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Peace, Love and Happiness in the Market

Market indicators are looking least for now


Are you feeling groovy?  Apparently, a lot of investors are.  Monday, after a quiet day of trade on Wall Street (the Dow fell 38 points, but NASDAQ gained 2), a key barometer of investor nervousness closed at a five-year low.

We’re talking, of course, about the Chicago Board Options Exchange Volatility Index, known as the VIX for short.  VIX is kind of a geeky indicator, but basically it rises when options traders are expecting bigger swings in the Standard & Poor’s 500 stock index, and vice versa.  Typically, though not always, bigger percentage moves in the S&P are associated with a falling stock market.

So we’re at the lowest closing VIX (13.70) since June 19, 2007.  Options speculators are feeling very relaxed.  They’re looking for the stock market to creep along “on little cat feet” — mostly upward.

Well, it’s a pleasant vision, and let’s hope it comes true.  Shucks, if the world’s problems were to recede somewhat, the VIX could tumble to 10 or less, as it did in 2006.  Everything seemed so wonderful back then.  House prices were rising, stock prices were rising…

Uh-oh.  You see, markets always appear calmest shortly before the bottom falls out.  That’s why, as astute investors, we want to guard most against complacency when signs of it are blossoming all around us.

I’m not quite ready to take our model portfolio equity weighting (51%) any lower, because we’re already in a very conservative position.  What’s more, I think we do have to allow for a possible burst of pre-election euphoria on Wall Street.

By tapping Rep. Paul Ryan as his running mate, Mitt Romney will probably end up sharpening the debate on fiscal issues.  If enough investors decide that the debate is pushing the nation toward substantive fiscal reform, stock prices may keep climbing all the way to year end.

Still, I advise you to use any ongoing market strength as an opportunity to weed out stocks (and funds) that you don’t care to hold for the long term.  Focus your limited buying on companies with strong defensive attributes, such as a generous dividend yield.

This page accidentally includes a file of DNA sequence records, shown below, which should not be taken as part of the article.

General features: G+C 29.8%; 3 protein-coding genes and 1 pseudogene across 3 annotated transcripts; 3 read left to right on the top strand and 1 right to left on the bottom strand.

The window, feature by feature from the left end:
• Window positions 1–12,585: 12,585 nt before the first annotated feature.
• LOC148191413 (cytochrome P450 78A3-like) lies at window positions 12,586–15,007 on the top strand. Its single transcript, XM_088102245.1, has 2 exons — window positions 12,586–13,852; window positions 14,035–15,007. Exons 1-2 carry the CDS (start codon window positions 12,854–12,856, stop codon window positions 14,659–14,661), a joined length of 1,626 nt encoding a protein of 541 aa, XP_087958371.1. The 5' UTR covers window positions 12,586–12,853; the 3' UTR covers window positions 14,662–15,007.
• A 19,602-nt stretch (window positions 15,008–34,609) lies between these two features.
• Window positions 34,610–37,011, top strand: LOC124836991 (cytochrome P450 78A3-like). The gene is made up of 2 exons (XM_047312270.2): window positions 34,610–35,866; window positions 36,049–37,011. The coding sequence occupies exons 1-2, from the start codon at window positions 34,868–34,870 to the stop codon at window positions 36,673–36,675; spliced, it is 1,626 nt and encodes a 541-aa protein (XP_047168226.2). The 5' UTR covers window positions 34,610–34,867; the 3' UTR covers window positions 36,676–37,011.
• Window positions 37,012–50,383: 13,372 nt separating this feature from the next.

Portfolio Update

On the sell side, we’re saying good-bye to another of our emerging-markets stocks, Taiwan’s Chungwha Telecom (NYSE:CHT).  Since our initial purchase in January 2011, CHT has notched a total return of 10%, including price gain and reinvested dividends.

While that’s not a horrible showing, I’m concerned that the analyst consensus is projecting CHT will log a double-digit earnings decline in 2012 and only a minimal recovery in 2013.  The stock has mounted a decent bounce off its April low, but now seems to be running into heavy overhead resistance.  Let’s bow out of this Niche Investment.

Something is still worth buying, though.  Canada’s Pembina Pipeline Corp. (NYSE:PBA) fits our profile of a low-risk income investment — a growing “toll taker” business that generates a current yield of 6.1%.  PBA, which transports about half of Alberta’s conventional crude oil, has boosted its payout 54% in the past 10 years.

I’ll have more details for you in our September issue, but I’ll whet your appetite by mentioning that PBA—unlike master limited partnerships in the pipeline sector—issues a simple Form 1099 at tax time, rather than the complex and confusing K-1.  Even better, the Canadian government waives the usual 15% withholding tax on dividends paid to U.S. residents if you hold the shares in an IRA or other retirement account.

Dividends are paid monthly, and we’ll add the stock to the model portfolio under a new category, Toll Takers, which will capture PBA plus our master limited partnerships.  We’ll devote the same weighting (5%) to Toll Takers that we’re currently assigning to MLPs.

P.S.  Nice earnings report today from Sysco (NYSE:SYY).  But the spike in the stock takes SYY well past our buy limit.  Wait for a pullback and don’t overpay for only modest growth!

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